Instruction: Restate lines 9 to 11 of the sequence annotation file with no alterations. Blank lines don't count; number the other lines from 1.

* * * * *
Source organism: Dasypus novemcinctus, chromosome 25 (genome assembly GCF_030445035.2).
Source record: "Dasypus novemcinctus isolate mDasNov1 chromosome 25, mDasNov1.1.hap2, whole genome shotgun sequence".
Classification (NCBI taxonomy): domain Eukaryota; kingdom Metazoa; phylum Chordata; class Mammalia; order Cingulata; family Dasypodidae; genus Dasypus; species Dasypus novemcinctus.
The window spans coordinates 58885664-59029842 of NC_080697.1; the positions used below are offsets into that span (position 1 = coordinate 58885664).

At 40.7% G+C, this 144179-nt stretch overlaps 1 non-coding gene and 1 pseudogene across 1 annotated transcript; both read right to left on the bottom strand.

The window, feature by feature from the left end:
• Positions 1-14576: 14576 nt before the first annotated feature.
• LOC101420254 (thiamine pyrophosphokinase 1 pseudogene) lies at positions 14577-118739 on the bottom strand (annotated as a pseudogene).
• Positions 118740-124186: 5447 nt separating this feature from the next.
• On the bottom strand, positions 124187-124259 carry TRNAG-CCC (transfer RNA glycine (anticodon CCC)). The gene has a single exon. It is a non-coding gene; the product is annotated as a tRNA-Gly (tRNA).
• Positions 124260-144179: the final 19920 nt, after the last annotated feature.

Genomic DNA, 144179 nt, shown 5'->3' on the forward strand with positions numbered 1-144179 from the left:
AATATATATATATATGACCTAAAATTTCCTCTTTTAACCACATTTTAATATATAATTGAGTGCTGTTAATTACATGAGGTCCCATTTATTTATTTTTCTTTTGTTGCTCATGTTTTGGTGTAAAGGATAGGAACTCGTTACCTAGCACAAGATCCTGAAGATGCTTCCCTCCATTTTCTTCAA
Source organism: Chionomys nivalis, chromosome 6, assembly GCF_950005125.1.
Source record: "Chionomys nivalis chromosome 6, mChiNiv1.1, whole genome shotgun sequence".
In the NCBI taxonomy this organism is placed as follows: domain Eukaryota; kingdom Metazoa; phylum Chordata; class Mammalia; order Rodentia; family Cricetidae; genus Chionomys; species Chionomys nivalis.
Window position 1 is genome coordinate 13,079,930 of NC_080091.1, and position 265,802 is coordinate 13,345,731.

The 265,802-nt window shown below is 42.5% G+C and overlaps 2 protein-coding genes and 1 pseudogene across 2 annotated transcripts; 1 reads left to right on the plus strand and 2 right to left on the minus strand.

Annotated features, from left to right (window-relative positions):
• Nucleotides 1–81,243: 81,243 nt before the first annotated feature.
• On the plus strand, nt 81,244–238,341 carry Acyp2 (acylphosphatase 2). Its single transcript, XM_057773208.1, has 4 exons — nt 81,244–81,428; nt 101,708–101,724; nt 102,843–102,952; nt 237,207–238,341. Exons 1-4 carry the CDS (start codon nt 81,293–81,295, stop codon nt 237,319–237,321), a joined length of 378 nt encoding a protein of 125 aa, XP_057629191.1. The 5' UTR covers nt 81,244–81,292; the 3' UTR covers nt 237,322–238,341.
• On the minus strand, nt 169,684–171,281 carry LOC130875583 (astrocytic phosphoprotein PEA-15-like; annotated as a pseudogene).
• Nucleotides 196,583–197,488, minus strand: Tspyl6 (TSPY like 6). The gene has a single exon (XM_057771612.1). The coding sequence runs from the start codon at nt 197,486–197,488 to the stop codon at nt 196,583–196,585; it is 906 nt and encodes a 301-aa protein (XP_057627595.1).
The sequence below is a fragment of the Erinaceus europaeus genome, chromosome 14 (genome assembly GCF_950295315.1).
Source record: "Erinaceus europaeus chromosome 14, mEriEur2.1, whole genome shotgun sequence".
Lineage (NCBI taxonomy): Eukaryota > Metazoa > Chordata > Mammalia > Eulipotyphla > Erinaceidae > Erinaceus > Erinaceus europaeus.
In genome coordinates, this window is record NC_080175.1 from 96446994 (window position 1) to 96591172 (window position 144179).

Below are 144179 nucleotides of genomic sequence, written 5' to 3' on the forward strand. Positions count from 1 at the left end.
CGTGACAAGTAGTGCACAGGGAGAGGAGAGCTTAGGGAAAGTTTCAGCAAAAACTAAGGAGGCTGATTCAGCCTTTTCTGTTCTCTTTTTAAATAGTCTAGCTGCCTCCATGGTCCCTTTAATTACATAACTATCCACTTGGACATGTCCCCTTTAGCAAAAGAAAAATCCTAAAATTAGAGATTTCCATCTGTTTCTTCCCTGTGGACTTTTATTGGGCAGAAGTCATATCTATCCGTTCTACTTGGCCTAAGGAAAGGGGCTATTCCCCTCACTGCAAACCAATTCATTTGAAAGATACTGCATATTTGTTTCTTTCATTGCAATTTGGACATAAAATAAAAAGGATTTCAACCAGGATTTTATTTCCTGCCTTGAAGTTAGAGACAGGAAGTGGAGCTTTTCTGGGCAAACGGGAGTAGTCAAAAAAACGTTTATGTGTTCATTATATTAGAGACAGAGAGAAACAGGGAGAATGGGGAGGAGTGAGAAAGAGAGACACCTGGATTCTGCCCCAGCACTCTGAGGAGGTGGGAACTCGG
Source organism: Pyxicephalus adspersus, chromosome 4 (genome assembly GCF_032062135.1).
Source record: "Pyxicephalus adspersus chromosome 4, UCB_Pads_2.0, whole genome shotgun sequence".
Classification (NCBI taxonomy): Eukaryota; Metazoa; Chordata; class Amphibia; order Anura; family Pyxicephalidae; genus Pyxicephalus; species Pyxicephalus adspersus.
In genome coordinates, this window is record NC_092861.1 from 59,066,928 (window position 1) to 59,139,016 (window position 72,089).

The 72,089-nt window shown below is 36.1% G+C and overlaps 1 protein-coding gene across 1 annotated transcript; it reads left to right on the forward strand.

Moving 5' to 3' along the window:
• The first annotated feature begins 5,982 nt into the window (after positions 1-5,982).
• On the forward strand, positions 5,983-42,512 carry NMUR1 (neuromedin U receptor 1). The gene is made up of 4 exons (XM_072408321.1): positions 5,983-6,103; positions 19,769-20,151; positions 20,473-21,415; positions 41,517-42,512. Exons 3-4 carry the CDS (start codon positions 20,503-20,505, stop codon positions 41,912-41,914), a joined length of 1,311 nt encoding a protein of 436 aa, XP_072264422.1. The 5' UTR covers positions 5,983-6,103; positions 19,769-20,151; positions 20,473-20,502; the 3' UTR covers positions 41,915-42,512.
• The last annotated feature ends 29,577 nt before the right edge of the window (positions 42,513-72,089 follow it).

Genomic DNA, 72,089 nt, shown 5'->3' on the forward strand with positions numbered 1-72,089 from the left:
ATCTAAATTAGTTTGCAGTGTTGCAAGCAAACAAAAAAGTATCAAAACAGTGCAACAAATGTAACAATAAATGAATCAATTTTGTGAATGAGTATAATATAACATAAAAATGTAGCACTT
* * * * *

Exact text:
• Positions 118740-124186: 5447 nt separating this feature from the next.
• On the bottom strand, positions 124187-124259 carry TRNAG-CCC (transfer RNA glycine (anticodon CCC)). The gene has a single exon. It is a non-coding gene; the product is annotated as a tRNA-Gly (tRNA).
• Positions 124260-144179: the final 19920 nt, after the last annotated feature.